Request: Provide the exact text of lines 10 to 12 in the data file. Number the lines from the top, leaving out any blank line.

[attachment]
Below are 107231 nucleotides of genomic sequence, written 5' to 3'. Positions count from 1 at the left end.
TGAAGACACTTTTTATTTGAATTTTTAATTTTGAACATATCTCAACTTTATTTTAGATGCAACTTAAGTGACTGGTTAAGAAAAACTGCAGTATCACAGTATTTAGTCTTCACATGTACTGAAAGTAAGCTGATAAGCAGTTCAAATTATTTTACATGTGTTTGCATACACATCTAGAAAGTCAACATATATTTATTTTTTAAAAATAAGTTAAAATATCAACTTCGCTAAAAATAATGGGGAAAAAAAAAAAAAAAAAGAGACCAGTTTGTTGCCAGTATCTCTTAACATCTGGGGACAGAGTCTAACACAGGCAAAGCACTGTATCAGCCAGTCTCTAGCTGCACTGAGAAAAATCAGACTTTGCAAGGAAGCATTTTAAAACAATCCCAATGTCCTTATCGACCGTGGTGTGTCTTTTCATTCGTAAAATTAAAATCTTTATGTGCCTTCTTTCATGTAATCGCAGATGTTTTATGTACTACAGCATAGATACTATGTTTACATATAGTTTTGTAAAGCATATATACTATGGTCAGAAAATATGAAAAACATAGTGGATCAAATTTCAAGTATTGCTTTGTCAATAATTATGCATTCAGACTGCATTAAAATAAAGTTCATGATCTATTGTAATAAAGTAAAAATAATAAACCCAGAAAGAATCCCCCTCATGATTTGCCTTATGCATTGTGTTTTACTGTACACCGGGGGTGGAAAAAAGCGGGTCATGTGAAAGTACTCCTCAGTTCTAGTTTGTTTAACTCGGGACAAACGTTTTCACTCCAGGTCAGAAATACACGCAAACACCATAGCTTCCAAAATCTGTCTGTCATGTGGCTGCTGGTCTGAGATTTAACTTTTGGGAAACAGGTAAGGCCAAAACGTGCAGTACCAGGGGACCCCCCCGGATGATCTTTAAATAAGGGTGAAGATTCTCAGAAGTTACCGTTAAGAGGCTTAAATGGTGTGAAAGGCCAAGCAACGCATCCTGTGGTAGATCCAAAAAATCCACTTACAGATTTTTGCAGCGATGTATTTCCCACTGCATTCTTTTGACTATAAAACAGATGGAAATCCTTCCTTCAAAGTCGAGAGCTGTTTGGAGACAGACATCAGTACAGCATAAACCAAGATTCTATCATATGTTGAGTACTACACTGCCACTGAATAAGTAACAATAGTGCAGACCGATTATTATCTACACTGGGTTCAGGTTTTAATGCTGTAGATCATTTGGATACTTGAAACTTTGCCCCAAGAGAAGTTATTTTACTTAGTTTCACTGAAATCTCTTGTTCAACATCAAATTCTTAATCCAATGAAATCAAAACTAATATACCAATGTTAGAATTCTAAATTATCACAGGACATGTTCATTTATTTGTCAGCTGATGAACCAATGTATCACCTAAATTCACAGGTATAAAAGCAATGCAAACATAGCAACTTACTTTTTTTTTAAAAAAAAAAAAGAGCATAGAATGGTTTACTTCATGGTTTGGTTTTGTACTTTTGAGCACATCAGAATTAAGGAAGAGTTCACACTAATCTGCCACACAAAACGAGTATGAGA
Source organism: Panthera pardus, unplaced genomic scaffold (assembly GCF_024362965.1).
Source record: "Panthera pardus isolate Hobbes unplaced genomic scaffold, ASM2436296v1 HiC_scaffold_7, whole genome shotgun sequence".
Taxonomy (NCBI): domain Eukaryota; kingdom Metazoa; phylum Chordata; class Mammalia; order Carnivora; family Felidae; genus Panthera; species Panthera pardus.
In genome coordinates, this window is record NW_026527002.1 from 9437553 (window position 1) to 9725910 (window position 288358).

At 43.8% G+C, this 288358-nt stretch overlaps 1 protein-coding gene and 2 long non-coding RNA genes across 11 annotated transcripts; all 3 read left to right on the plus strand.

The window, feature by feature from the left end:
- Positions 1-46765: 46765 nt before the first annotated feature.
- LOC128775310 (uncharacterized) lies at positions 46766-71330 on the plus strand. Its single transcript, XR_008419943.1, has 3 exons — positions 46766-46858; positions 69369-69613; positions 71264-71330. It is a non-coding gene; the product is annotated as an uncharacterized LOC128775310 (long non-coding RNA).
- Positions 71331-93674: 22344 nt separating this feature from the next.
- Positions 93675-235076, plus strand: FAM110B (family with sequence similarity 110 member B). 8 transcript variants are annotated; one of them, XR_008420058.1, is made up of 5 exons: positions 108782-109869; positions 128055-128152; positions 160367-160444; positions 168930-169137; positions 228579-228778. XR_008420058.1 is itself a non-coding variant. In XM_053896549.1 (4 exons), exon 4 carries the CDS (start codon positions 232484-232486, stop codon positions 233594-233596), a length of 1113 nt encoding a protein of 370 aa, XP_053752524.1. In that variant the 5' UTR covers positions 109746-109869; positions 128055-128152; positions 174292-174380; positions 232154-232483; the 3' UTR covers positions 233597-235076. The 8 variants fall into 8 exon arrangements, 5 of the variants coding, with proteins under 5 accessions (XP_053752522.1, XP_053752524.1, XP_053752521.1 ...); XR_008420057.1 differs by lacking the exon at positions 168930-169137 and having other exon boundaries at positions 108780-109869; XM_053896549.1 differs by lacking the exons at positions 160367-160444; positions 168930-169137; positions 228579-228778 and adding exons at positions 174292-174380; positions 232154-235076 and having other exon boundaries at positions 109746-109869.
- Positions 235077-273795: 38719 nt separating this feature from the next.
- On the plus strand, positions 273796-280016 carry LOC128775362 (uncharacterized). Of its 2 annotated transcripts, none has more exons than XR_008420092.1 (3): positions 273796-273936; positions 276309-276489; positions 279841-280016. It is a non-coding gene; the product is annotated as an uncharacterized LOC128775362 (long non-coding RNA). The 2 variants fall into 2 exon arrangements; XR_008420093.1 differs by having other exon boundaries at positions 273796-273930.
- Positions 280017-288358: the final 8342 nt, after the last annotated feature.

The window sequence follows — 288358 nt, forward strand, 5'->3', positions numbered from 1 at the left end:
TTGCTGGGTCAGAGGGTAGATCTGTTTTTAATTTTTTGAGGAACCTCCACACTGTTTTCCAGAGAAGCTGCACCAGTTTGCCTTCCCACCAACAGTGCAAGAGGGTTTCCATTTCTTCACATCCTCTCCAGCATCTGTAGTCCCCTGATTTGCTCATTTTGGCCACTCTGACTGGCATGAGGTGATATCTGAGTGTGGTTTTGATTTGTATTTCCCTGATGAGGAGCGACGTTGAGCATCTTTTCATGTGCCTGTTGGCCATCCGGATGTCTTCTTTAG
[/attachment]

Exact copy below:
- LOC128775310 (uncharacterized) lies at positions 46766-71330 on the plus strand. Its single transcript, XR_008419943.1, has 3 exons — positions 46766-46858; positions 69369-69613; positions 71264-71330. It is a non-coding gene; the product is annotated as an uncharacterized LOC128775310 (long non-coding RNA).
- Positions 71331-93674: 22344 nt separating this feature from the next.
- Positions 93675-235076, plus strand: FAM110B (family with sequence similarity 110 member B). 8 transcript variants are annotated; one of them, XR_008420058.1, is made up of 5 exons: positions 108782-109869; positions 128055-128152; positions 160367-160444; positions 168930-169137; positions 228579-228778. XR_008420058.1 is itself a non-coding variant. In XM_053896549.1 (4 exons), exon 4 carries the CDS (start codon positions 232484-232486, stop codon positions 233594-233596), a length of 1113 nt encoding a protein of 370 aa, XP_053752524.1. In that variant the 5' UTR covers positions 109746-109869; positions 128055-128152; positions 174292-174380; positions 232154-232483; the 3' UTR covers positions 233597-235076. The 8 variants fall into 8 exon arrangements, 5 of the variants coding, with proteins under 5 accessions (XP_053752522.1, XP_053752524.1, XP_053752521.1 ...); XR_008420057.1 differs by lacking the exon at positions 168930-169137 and having other exon boundaries at positions 108780-109869; XM_053896549.1 differs by lacking the exons at positions 160367-160444; positions 168930-169137; positions 228579-228778 and adding exons at positions 174292-174380; positions 232154-235076 and having other exon boundaries at positions 109746-109869.